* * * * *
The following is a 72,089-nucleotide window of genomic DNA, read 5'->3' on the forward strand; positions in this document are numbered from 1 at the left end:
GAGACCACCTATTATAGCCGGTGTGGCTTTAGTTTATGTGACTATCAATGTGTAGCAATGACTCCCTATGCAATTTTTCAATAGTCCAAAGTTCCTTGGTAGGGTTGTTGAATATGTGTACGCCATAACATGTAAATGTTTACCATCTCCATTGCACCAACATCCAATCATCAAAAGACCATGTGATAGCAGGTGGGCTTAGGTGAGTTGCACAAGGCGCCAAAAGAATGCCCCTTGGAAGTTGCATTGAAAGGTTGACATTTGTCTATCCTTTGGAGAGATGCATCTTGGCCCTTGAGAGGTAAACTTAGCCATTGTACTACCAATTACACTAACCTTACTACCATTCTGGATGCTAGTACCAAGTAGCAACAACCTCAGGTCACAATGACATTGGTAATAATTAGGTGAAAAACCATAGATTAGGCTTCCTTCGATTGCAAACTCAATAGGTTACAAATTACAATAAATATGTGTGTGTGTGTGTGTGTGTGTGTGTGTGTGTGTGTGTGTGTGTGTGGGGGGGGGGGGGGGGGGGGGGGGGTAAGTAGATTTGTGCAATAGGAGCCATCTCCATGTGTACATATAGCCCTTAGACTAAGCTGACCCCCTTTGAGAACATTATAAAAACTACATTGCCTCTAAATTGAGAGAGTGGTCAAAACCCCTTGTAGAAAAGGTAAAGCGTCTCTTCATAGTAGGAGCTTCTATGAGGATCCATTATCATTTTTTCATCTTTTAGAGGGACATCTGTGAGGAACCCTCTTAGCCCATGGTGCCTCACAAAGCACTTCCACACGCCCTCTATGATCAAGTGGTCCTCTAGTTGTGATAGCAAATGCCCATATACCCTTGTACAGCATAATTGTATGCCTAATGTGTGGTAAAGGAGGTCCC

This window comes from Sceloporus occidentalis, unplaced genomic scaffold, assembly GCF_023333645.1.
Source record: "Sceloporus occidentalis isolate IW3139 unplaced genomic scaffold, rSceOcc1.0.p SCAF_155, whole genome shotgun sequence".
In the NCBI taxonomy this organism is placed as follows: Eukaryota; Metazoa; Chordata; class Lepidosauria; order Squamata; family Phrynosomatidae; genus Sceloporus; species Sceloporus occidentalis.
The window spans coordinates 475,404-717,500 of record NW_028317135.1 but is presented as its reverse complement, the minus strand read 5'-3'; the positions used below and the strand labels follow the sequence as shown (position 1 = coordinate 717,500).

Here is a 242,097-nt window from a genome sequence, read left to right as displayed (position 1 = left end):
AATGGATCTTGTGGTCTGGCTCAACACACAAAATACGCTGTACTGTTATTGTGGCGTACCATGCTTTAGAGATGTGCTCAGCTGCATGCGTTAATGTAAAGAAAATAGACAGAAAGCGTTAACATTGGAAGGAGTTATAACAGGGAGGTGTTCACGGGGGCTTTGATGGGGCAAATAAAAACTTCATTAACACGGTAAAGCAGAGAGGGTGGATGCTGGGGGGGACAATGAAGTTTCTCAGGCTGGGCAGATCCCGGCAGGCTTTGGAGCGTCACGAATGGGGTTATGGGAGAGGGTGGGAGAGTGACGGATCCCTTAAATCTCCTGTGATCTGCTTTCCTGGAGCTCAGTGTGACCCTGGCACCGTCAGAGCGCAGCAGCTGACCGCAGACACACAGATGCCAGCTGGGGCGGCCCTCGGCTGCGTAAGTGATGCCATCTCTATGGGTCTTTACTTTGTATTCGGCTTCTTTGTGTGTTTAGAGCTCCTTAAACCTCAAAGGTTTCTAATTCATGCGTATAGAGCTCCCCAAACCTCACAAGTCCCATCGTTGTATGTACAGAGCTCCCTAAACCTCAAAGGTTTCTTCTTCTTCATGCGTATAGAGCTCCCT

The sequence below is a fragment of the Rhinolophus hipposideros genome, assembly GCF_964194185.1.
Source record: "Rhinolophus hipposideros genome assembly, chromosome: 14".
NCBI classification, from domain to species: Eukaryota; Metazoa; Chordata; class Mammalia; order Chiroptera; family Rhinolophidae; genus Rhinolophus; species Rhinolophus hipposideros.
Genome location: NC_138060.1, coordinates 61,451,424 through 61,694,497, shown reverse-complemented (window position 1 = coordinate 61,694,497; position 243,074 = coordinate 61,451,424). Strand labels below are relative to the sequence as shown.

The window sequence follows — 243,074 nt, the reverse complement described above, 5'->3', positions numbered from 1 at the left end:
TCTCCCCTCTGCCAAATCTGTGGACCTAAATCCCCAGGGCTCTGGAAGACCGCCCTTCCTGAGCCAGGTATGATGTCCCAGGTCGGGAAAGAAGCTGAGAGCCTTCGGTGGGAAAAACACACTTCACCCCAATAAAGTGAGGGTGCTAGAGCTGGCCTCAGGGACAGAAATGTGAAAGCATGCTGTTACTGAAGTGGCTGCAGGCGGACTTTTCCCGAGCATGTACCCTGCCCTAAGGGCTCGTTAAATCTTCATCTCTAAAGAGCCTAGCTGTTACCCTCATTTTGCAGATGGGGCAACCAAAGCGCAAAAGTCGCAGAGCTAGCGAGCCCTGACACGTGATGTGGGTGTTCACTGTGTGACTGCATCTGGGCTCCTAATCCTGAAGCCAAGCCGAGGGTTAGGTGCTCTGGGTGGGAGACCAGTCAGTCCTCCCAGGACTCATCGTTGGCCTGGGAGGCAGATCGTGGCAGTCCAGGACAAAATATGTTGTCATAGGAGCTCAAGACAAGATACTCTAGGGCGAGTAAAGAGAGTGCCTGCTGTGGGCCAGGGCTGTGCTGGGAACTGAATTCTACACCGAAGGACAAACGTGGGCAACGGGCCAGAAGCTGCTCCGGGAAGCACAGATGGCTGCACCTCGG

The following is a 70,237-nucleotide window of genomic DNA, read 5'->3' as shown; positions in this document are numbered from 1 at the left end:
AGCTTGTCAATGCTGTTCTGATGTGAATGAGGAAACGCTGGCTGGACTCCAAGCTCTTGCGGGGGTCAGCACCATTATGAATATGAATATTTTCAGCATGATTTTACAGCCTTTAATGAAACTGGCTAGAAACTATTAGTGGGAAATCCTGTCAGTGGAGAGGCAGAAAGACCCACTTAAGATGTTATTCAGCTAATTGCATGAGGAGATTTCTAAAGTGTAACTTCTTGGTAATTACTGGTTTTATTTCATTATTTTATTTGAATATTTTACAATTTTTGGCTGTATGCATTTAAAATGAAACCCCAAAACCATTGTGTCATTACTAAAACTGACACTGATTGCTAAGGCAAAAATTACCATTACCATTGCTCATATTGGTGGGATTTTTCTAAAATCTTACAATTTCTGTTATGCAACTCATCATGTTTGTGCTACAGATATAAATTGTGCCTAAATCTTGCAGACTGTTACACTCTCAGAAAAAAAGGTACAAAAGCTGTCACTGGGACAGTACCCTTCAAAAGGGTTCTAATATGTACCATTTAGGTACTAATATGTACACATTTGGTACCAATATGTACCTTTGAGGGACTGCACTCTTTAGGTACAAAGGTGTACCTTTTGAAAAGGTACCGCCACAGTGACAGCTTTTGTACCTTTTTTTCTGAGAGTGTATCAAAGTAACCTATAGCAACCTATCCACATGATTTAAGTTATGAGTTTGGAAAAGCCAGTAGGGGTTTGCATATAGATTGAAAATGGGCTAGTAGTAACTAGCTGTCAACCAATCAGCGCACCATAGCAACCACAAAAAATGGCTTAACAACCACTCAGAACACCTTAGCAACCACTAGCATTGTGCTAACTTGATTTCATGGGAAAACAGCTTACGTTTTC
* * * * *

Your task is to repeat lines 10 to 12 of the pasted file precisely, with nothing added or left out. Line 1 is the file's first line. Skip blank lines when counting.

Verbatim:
Source record: "Rhinolophus hipposideros genome assembly, chromosome: 14".
NCBI classification, from domain to species: Eukaryota; Metazoa; Chordata; class Mammalia; order Chiroptera; family Rhinolophidae; genus Rhinolophus; species Rhinolophus hipposideros.
Genome location: NC_138060.1, coordinates 61,451,424 through 61,694,497, shown reverse-complemented (window position 1 = coordinate 61,694,497; position 243,074 = coordinate 61,451,424). Strand labels below are relative to the sequence as shown.